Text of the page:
Though she published little, Olsen was very influential for her treatment of the lives of women and the poor. She drew attention to why women have been less likely to be published authors (and why they receive less attention than male authors when they do publish). Her work received recognition in the years of much feminist political and social activity. It contributed to new possibilities for women writers. Olsen's influence on American feminist fiction has caused some critics to be frustrated at simplistic feminist interpretations of her work. In particular, several critics have pointed to Olsen's Communist past as contributing to her thought. Olsen's fiction awards, and the ongoing attention to her work, is often focused upon her unique use of language and story form, a form close to poetry in compression and clarity, as well as upon the content.
Reviewing Olsen's life in The New York Times Book Review, Margaret Atwood attributed Olsen’s relatively small output to her full life as a wife and mother, a “grueling obstacle course” experienced by many writers. Her book Silences “ begins with an account, first drafted in 1962, of her own long, circumstantially enforced silence,” Atwood wrote. “She did not write for a very simple reason: A day has 24 hours. For 20 years she had no time, no energy and none of the money that would have bought both.”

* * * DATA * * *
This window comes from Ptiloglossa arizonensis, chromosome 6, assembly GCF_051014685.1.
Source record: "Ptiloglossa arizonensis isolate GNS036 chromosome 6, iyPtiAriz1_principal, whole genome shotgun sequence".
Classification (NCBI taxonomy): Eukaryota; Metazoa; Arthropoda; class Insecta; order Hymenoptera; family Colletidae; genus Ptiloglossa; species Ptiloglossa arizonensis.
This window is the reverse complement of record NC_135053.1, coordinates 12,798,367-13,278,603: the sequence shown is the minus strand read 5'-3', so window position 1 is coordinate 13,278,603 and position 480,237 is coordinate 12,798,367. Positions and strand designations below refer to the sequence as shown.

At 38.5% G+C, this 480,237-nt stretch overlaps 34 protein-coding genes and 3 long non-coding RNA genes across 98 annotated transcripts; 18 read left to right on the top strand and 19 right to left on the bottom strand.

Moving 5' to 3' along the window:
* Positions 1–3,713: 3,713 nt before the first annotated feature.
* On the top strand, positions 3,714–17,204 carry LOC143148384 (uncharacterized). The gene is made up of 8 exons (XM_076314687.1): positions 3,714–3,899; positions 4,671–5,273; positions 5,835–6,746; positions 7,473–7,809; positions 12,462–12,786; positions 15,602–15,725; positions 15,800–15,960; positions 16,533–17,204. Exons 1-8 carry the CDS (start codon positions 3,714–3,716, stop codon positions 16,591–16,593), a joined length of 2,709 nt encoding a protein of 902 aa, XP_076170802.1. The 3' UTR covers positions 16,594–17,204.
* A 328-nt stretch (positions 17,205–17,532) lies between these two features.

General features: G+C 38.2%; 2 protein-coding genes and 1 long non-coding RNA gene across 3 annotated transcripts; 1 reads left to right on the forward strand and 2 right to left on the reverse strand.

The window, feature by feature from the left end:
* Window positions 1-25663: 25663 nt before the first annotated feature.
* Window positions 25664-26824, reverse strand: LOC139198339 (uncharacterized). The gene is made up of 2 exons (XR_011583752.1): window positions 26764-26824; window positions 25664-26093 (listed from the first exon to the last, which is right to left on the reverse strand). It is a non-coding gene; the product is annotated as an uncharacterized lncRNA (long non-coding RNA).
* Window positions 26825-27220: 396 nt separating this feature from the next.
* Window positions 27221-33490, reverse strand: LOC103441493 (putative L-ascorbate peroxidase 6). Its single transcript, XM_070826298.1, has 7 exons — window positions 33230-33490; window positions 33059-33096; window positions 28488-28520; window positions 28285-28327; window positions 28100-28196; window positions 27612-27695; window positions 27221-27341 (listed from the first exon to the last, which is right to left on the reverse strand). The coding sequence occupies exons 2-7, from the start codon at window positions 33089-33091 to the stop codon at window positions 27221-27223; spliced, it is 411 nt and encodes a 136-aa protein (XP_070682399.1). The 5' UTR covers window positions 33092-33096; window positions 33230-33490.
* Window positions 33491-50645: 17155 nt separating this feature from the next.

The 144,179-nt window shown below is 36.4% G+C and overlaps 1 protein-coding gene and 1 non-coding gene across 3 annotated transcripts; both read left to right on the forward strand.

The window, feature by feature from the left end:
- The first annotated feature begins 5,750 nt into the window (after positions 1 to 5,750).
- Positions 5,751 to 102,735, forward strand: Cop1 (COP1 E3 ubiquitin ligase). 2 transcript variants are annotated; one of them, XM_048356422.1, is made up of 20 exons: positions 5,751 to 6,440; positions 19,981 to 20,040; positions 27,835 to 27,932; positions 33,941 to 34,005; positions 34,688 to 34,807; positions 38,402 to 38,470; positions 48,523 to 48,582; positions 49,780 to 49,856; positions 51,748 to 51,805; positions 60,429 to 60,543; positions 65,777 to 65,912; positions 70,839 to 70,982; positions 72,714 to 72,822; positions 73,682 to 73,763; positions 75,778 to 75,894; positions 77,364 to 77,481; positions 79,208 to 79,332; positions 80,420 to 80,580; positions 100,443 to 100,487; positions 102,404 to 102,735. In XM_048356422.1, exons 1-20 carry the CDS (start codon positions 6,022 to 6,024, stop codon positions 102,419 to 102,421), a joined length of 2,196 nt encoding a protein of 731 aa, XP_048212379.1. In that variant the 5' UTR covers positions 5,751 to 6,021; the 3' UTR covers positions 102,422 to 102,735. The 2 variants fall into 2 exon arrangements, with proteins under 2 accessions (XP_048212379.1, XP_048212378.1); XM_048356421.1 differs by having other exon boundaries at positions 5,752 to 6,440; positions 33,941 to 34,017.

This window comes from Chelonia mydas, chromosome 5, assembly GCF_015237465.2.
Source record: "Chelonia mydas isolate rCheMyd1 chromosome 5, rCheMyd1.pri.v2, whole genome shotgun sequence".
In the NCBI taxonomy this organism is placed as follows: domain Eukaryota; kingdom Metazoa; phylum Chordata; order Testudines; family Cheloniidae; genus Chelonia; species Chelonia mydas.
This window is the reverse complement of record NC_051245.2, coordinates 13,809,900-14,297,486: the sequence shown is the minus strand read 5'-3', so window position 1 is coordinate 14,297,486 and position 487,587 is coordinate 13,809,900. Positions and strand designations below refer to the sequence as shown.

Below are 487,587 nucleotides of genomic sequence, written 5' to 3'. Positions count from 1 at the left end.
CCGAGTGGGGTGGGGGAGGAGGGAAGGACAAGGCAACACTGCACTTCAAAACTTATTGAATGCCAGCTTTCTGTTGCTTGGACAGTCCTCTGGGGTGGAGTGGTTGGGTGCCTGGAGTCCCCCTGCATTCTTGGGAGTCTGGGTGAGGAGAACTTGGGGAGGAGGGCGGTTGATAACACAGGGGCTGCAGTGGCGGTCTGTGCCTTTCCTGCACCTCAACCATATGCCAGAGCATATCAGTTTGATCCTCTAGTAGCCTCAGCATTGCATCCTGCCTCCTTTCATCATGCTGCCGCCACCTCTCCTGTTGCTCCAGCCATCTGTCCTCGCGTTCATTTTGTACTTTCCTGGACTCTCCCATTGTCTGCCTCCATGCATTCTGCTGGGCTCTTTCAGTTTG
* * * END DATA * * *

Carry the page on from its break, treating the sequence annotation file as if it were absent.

In 1968, Olsen signed the “Writers and Editors War Tax Protest” pledge, vowing to refuse tax payments in protest against the Vietnam War.
Once her books were published, Olsen became a teacher and writer-in-residence at numerous colleges, such as Amherst College, Stanford University, MIT, and Kenyon College. She was the recipient of nine honorary degrees, National Endowment for the Arts fellowships, and a Guggenheim Fellowship.
Also among the honors bestowed upon Olsen was the Rea Award for the Short Story, in 1994, for a lifetime of outstanding achievement in the field of short story writing.
Olsen died on January 1, 2007, in Oakland, California.